Local Number Portability, or LNP, at its most basic, allows a subscriber to change local carriers while keeping the same telephone number, so long as the subscriber remains in the same rate center. In areas with LNP, every single call requires a database lookup on the full number to determine the correct carrier to handle the call. Under the old system, this information could be determined with only the NPA-NXX; with number pooling, the routing requires the first seven digits, NPA-NXX-X However, some LNP schemes still require that each carrier receive at least one entire prefix in each rate center for assignment to new customers. Only existing customers can take their numbers with them; if a customer simply turns off service on a particular number, the carrier still holds that number for reassignment.
At least for the initial implementation, LNP will not affect wireless carriers (cellular, paging, and other uses), because a number of technical and policy issues need to be resolved. However, the frequency bands for wireless communications are limited, meaning that there can be only a limited number of carriers in a given area. Thus, the benefits of applying LNP to wireless services are less dramatic than for conventional wireline services.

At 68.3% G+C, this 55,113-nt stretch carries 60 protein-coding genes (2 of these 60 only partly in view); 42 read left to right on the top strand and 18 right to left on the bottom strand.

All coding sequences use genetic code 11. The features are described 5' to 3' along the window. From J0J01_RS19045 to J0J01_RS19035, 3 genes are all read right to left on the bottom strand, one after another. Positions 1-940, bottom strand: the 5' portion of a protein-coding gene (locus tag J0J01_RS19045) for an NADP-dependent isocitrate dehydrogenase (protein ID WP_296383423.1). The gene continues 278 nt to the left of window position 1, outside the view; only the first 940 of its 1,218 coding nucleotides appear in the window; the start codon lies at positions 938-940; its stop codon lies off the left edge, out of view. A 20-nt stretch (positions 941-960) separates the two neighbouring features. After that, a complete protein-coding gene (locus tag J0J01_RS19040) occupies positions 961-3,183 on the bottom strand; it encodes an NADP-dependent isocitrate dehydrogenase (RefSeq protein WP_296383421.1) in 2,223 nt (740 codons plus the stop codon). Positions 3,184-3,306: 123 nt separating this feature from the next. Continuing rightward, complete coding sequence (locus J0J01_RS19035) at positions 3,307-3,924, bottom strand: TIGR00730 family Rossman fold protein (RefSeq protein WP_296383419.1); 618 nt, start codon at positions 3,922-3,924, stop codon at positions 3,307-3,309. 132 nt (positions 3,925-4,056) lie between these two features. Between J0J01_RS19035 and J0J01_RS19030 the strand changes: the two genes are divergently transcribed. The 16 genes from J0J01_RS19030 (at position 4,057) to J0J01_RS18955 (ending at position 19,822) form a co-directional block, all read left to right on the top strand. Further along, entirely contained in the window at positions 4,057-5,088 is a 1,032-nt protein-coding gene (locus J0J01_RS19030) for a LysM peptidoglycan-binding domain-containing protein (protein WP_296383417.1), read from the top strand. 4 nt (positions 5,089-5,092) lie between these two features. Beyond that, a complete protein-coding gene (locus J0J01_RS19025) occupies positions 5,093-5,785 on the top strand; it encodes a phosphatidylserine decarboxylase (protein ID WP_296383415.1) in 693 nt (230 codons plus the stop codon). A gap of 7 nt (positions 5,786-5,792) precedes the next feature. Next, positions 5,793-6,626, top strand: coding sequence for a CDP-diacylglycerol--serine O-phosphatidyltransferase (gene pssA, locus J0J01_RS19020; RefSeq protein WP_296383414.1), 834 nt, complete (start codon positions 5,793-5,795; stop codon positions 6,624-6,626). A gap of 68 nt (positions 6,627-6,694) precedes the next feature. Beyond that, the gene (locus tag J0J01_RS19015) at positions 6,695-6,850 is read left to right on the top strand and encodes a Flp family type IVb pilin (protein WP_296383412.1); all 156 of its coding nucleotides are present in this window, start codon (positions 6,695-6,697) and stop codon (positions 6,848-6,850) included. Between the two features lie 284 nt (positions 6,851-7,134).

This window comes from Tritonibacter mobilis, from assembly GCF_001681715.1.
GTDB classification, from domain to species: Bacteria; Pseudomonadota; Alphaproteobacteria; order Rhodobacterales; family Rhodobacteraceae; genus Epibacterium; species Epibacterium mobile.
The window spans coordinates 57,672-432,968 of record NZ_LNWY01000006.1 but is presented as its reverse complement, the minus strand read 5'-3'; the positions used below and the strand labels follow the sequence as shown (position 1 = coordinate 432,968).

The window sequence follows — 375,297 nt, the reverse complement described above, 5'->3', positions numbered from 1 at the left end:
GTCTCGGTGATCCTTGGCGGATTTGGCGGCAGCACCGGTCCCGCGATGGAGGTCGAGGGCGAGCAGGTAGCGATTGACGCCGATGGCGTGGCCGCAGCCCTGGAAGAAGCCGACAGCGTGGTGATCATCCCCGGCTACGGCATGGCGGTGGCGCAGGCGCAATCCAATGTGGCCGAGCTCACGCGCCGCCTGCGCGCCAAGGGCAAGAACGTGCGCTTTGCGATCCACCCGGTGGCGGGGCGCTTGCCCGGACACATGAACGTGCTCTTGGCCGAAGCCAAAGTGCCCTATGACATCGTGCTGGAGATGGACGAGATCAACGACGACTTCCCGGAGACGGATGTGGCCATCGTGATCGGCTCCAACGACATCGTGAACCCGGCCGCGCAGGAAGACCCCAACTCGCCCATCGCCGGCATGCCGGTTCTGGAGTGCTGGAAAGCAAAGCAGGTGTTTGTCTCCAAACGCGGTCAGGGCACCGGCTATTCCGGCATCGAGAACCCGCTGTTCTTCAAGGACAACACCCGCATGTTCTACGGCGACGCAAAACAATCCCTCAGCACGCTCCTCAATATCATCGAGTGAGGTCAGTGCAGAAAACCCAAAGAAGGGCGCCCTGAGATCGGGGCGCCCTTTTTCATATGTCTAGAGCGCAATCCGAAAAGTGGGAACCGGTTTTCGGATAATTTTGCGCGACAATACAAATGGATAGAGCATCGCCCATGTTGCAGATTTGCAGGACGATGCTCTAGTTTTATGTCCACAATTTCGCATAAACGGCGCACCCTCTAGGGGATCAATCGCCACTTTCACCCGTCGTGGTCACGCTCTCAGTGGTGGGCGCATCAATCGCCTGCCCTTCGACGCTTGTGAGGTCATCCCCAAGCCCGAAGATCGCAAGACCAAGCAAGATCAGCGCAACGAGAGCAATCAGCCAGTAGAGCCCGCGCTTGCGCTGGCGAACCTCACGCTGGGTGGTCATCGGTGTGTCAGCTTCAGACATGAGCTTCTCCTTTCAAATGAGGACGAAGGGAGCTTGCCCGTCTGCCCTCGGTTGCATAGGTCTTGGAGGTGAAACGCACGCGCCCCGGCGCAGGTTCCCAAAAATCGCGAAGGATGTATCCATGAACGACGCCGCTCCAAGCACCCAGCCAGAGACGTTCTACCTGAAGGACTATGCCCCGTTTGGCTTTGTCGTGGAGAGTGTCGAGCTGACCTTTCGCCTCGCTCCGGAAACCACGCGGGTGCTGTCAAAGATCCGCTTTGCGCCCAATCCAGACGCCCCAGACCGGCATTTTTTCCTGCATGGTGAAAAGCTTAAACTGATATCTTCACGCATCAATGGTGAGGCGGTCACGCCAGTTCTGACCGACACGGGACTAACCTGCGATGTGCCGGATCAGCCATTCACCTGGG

The LNP model advanced by the New York Public Service Commission for the New York City area codes provides that all unused numbers, both never‑used and “recycled” numbers, will be placed in a common pool. Each carrier that is licensed to do business in New York City can draw numbers from that common pool to fill orders from new customers. No carrier needs to — nor is allowed to — reserve a large block of unused numbers. Number pooling then becomes a step backwards, since LNP means that numbers are allocated to the carriers in blocks of 1 number, rather than 10,000 or even 1,000. Rate‑center consolidation becomes far less important, since there is no longer the gross inefficiency in number allocation caused by requiring large discrete blocks of numbers for each carrier in each rate center.
If LNP is implemented properly, it is the complete solution to the number conservation problem. LNP must apply not only to existing subscribers changing to different local carriers, but also to unused numbers being assigned to new subscribers.
Unfortunately, the NYC model is not being followed in other areas where LNP is being implemented. The basic form of LNP allows only existing subscribers to change carriers. If Telco X has the 234 prefix allocated to it, then an existing customer can change to Telco Y and take her 234‑XXXX number with her, but a new customer who wants a number in the 234 prefix must get it from Telco X, although that customer can then turn around and switch to Telco Y or Telco Z. Further, each new carrier must still be allocated a block of 10,000 numbers (or 1,000 numbers, with number pooling) in each rate center. Worse yet, if an overlay is implemented, the incumbent carrier has an enormous advantage in being able to assign new numbers in the familiar area code, since all subscribers who simply turn off their service return the number to the incumbent carrier’s private pool to be reassigned a few months later.